The recent ball tampering scandal during the test cricket match between Australia and South Africa caused a ruckus like one not seen for a long time in the Australian and international sporting world.
This was followed in quick succession by Thermomix Australia admitting to four contraventions of consumer law before the Australian Competition and Consumer Commission and the testimony of Mark Zuckerberg, CEO of Facebook in a US Congressional hearing in relation to the profiles of 87 million Facebook users being sold to a political consultancy group.
People have and continue to watch and assess whether the statements made and answers offered by the respective offenders are authentic or have been made simply as a public relations exercise (or as a matter of expediency) or really are a genuine attempt to make things right.
It may be easy for us watching on to “cast the first stone” but these quite different situations played out in the public eye provide us all with a salutary reminder that when we fail others we have an opportunity to rebuild broken trust by confessing and giving a genuine apology.
But what makes a genuine apology? And how can we ensure that we make one?
None of us is immune to wrongdoing. We have all let others down.
Sometimes it is pure negligence, recklessness or inconsiderate behaviour, but on many other occasions our actions are much more intentional and deliberate. We do and say things when we know full well what we are about to do is wrong because we so desperately want something more than doing the right thing or caring about others.
So what can we do when we fail others? Can we repair broken relationships and rebuild trust?
Yes. We can. But only if we are honest with ourselves, seek to discover the internal motives behind our actions and words and then humbly and courageously make an unequivocal apology to those we have wronged.
We give our apology the best chance of being seen as genuine by those we have hurt when we fully and voluntarily acknowledge and accept specifically our selfish attitudes, words or behaviour, expressly convey how we have hurt others and show we are willing to unconditionally accept all the consequences.
If we are truly repentant, the 7A’s of Confession developed by Ken Sande in The Peacemaker help us communicate an apology well and completely to those we have wronged.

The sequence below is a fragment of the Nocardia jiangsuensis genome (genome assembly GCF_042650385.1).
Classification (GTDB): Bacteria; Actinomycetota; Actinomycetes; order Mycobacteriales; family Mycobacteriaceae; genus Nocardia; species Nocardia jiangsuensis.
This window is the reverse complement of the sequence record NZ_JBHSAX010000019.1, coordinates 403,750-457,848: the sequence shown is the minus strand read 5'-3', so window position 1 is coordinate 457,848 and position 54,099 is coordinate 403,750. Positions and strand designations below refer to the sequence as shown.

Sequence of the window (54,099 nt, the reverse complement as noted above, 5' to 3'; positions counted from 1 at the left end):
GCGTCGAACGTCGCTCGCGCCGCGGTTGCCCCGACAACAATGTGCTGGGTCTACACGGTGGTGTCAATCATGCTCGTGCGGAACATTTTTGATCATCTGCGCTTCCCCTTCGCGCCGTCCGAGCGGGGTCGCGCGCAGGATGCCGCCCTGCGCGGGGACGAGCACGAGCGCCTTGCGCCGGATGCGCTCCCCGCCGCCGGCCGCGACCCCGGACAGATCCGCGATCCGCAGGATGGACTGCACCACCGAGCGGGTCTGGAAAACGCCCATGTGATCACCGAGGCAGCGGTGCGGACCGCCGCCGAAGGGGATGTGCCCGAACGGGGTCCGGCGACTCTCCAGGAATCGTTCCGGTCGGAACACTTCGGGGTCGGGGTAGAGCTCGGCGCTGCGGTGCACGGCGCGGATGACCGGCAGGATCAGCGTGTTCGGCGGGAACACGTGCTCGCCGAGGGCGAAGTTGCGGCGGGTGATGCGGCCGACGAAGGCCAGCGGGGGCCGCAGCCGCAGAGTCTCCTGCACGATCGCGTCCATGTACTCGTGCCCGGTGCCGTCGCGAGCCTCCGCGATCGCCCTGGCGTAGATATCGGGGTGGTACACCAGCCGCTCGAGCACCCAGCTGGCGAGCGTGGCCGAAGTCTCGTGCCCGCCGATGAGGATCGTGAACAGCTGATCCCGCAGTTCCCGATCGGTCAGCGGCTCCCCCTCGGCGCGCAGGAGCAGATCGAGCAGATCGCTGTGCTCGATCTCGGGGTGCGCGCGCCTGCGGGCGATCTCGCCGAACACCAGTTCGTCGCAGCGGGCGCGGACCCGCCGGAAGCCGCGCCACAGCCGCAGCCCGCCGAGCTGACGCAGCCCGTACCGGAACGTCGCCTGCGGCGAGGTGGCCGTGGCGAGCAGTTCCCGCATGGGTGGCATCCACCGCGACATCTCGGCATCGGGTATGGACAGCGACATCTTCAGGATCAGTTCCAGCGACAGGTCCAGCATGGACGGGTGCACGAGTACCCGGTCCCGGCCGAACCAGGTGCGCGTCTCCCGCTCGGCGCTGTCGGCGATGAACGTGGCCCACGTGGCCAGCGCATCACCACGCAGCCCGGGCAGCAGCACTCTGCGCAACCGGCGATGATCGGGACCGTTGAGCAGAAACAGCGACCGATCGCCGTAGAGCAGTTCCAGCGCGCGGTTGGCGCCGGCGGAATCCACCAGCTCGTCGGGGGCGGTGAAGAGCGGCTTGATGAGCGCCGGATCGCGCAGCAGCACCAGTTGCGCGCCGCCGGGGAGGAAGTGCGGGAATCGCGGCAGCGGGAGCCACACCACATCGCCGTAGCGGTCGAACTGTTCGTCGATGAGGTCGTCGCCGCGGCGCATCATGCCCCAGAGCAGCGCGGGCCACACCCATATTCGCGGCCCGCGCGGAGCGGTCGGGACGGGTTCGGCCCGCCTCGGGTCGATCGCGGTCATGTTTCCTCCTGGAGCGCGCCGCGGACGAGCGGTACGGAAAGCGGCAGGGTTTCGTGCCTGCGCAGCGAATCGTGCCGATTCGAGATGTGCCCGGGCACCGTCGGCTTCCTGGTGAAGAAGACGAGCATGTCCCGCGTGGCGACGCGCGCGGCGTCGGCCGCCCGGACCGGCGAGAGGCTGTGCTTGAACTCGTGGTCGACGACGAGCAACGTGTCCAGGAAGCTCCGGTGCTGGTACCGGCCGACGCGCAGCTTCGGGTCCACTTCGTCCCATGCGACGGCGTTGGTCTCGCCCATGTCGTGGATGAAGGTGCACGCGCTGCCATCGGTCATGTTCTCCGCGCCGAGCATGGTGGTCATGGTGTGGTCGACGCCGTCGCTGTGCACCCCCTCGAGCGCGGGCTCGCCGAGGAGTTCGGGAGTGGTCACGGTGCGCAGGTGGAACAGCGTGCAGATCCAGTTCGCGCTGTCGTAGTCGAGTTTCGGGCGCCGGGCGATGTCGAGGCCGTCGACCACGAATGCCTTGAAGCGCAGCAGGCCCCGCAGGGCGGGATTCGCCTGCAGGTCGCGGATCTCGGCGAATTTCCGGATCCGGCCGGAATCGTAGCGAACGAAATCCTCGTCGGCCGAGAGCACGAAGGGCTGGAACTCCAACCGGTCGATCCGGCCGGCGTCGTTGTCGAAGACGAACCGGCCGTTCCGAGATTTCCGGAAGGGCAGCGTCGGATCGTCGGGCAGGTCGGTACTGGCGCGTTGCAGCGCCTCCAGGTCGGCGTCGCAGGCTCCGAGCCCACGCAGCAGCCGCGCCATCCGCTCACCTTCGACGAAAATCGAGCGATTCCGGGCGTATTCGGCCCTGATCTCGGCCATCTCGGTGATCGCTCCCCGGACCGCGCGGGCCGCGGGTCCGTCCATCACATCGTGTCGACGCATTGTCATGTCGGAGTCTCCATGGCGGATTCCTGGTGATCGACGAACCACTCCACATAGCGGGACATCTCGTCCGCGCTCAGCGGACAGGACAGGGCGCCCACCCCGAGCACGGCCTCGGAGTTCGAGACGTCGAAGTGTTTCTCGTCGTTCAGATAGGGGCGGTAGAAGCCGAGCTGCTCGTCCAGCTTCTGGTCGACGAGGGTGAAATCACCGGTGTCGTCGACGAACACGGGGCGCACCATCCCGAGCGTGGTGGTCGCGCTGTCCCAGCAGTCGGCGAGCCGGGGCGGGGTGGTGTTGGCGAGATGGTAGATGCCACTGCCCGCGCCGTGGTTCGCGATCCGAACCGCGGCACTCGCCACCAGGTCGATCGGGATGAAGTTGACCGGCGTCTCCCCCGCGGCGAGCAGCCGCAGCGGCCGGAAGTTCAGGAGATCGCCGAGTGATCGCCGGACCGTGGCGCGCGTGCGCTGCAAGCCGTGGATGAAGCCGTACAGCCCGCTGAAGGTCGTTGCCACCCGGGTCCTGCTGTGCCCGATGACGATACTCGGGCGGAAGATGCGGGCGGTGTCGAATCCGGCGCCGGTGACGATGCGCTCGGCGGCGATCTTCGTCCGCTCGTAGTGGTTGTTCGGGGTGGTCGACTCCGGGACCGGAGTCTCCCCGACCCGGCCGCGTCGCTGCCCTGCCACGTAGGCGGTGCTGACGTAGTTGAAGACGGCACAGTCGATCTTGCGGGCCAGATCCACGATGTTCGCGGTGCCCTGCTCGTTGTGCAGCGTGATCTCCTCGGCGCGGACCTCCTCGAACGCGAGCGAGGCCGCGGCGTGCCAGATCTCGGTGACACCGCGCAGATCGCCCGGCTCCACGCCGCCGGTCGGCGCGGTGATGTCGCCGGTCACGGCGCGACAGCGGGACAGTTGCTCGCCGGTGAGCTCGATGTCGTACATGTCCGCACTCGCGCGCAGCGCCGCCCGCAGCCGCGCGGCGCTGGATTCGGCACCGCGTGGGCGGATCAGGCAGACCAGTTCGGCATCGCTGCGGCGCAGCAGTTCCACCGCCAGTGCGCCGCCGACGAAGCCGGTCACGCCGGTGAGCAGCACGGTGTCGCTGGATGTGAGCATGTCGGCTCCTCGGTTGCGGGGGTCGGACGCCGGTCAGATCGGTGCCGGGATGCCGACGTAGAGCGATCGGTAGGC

- A ddress everyone involved (all those affected)
- A void if, but and maybe (don’t try to excuse or explain away what happened!)
- A dmit specifically (both attitudes and actions)
- A cknowledge the hurt (express sorrow for the hurt caused)
- A ccept the consequences (make restitution, accept sanctions, accept that there will likely be a loss of trust for some time)
- A lter your behaviour (commit to changing your attitudes and actions)
- A sk for forgiveness (and allow time for them to consider their response)
Regardless of how our apology and confession is received by those we have wronged and the earthly consequences we may need to suffer, we know that when we confess our sins to God, because of the price paid by Him on our behalf by the death of Jesus on the cross at Calvary, justice has already been served, our wrongs are fully paid for and we are completely forgiven.
If we confess our sins, he is faithful and just and will forgive us our sins and purify us from all unrighteousness. 1 John 1:9
Easter is the perfect time to remember that if we accept Jesus Christ’s death in our place we are not condemned but fully forgiven and given eternal life. The good news of Easter is that Jesus died in our place so we get eternal life!
For the wages of sin is death, but the gift of God is eternal life in Christ Jesus our Lord. Romans 6:23
A full and genuine apology and confession to those we have wronged may not always be enough for those we have wronged. But how great it is to know God will always accept us and our confession to him, because of Jesus’ gift of his own life in place of our sin!
For God so loved the world that he gave his one and only Son, that whoever believes in him shall not perish but have eternal life. John 3:16